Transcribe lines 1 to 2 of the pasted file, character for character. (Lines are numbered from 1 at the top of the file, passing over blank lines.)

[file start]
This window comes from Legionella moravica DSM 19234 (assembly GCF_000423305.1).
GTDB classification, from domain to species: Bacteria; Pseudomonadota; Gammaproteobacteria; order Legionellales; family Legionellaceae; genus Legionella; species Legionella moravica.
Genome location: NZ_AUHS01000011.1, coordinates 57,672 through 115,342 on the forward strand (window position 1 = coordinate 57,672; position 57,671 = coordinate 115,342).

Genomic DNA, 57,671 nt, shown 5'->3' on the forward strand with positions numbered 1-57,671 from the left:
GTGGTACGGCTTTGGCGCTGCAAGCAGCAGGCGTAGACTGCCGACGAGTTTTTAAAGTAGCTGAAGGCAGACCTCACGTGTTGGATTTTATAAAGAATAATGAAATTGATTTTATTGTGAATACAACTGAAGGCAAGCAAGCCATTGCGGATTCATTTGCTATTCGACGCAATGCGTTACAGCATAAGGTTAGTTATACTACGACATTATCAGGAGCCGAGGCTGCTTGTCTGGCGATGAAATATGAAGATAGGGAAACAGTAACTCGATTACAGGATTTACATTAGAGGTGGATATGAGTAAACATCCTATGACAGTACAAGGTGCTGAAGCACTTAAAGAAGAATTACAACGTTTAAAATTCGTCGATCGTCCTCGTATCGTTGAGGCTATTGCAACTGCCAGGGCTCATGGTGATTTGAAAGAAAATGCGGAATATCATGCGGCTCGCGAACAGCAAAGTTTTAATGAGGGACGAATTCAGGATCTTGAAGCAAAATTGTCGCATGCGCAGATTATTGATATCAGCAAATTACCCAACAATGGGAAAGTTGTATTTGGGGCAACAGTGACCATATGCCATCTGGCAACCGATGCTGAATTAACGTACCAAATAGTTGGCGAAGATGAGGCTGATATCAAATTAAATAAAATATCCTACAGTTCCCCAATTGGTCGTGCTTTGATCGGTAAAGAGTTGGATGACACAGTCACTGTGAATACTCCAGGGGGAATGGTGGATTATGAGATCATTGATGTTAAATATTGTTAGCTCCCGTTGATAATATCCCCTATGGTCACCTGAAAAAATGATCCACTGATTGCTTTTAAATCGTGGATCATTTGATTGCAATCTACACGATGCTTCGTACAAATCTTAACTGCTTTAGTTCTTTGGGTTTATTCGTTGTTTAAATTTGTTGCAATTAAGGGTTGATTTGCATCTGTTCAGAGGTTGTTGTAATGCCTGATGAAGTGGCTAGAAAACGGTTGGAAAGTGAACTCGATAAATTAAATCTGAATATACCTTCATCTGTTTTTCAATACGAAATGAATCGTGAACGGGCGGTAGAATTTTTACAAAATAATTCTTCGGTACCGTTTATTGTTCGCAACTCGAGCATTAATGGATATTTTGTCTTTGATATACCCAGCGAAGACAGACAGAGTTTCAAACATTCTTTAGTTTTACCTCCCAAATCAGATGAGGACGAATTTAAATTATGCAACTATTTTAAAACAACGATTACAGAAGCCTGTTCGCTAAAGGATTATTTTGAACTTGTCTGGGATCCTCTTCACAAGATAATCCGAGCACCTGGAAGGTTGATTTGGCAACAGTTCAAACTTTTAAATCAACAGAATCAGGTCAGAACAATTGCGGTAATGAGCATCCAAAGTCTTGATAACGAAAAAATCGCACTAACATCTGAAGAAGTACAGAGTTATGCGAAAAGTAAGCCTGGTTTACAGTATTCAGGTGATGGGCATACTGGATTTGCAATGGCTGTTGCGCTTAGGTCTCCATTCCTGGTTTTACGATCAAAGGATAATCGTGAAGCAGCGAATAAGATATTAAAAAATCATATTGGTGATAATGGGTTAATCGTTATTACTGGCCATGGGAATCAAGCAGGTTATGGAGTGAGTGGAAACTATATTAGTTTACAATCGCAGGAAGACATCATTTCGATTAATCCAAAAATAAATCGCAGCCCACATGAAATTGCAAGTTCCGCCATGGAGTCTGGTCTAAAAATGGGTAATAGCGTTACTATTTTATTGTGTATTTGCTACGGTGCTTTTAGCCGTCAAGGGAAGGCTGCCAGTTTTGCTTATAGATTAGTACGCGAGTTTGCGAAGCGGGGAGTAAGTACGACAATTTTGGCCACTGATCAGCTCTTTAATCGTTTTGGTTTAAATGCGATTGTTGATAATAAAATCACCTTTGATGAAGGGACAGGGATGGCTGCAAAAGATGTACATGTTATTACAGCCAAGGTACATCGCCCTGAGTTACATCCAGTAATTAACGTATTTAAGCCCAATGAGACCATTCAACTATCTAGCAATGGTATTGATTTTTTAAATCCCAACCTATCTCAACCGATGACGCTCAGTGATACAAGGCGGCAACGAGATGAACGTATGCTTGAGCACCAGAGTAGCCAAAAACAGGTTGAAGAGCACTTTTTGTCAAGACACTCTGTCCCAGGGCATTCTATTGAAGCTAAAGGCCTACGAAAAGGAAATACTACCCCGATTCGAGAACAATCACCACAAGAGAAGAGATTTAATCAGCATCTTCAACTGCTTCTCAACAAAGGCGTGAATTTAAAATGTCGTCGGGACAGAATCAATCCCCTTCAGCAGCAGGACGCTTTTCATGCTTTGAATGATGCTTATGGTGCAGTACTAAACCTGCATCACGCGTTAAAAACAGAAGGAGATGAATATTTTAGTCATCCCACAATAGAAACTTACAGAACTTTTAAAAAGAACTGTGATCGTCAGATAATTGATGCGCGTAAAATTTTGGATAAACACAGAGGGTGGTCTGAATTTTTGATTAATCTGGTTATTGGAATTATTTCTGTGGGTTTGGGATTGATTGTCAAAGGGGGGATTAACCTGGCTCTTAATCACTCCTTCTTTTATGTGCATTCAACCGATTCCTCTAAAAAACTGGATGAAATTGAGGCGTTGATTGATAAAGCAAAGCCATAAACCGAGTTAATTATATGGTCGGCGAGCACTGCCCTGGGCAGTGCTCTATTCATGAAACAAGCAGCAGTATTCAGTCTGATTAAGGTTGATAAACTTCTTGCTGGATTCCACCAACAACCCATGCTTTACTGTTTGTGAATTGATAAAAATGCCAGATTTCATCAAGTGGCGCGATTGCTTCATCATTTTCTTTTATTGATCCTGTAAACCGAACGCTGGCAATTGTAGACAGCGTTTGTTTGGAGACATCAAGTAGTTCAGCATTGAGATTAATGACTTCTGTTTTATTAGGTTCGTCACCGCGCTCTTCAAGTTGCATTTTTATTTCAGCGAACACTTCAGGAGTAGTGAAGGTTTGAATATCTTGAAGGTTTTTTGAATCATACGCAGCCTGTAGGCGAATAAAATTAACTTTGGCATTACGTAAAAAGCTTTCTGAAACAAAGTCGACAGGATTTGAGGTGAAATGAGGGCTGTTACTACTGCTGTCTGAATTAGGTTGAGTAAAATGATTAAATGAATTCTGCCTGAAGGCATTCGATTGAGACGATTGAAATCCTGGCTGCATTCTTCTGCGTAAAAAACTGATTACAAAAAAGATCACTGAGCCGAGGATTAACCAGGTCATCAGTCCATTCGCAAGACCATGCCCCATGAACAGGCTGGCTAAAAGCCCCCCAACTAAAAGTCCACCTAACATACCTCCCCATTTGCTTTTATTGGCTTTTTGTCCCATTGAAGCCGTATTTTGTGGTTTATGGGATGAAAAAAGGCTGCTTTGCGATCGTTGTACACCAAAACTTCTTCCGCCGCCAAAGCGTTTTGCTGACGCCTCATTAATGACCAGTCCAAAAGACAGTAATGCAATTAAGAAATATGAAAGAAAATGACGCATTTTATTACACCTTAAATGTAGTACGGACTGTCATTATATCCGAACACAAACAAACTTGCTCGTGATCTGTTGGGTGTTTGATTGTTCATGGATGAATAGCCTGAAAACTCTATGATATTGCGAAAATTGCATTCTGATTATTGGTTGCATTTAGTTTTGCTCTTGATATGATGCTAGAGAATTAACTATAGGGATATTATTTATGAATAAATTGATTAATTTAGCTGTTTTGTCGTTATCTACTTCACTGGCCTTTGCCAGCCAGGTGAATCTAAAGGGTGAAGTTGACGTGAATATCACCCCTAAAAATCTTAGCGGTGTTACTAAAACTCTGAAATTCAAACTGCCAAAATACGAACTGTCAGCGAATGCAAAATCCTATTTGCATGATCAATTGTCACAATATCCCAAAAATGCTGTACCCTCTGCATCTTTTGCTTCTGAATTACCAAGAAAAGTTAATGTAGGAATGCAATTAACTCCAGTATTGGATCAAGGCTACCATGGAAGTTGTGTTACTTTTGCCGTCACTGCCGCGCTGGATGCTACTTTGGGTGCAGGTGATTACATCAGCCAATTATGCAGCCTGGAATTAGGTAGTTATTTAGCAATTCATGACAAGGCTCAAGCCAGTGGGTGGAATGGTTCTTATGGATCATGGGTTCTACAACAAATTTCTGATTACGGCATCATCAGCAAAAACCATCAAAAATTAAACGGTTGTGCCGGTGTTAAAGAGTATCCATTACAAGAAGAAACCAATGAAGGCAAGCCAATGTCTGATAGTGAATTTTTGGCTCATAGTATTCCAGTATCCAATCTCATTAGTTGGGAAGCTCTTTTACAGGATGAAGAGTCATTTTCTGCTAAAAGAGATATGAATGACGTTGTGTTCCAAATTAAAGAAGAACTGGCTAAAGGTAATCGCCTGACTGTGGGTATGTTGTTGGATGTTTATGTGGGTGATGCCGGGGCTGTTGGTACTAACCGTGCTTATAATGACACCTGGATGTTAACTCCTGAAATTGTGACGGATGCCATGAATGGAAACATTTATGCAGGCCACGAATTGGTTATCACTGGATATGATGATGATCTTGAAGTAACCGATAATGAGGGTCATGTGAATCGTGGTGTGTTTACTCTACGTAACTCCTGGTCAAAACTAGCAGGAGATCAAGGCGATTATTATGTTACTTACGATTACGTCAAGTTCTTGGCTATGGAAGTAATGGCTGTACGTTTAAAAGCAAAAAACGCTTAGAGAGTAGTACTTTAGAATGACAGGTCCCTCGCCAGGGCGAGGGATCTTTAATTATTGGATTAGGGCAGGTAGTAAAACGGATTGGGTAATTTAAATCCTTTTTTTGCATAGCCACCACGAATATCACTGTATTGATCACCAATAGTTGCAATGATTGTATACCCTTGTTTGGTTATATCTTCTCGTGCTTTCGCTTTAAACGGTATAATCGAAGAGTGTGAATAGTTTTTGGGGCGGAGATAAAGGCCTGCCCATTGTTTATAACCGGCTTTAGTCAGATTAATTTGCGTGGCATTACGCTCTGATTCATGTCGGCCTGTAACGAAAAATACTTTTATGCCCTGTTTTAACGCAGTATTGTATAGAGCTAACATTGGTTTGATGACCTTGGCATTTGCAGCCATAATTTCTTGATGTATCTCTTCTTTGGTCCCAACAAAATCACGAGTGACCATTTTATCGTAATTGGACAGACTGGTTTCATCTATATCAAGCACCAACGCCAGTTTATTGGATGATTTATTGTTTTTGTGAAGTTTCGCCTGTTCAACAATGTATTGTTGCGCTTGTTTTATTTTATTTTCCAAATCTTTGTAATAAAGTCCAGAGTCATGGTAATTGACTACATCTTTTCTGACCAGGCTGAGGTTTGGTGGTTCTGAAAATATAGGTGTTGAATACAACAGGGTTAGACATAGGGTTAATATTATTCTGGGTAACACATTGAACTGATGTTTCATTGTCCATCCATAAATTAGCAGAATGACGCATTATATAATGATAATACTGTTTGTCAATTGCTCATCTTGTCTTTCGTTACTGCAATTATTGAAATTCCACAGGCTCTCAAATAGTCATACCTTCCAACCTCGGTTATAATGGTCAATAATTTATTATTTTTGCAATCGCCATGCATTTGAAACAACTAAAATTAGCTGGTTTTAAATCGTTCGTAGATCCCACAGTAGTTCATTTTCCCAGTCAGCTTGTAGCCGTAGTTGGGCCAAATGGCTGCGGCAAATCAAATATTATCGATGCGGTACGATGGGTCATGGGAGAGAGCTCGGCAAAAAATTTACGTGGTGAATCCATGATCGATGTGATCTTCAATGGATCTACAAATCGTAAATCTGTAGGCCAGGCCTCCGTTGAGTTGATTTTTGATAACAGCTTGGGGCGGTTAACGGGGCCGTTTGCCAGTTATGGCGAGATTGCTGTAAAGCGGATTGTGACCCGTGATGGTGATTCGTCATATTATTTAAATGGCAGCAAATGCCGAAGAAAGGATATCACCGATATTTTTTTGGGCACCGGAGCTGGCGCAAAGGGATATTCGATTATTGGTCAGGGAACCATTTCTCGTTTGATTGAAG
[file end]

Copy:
This window comes from Legionella moravica DSM 19234 (assembly GCF_000423305.1).
GTDB classification, from domain to species: Bacteria; Pseudomonadota; Gammaproteobacteria; order Legionellales; family Legionellaceae; genus Legionella; species Legionella moravica.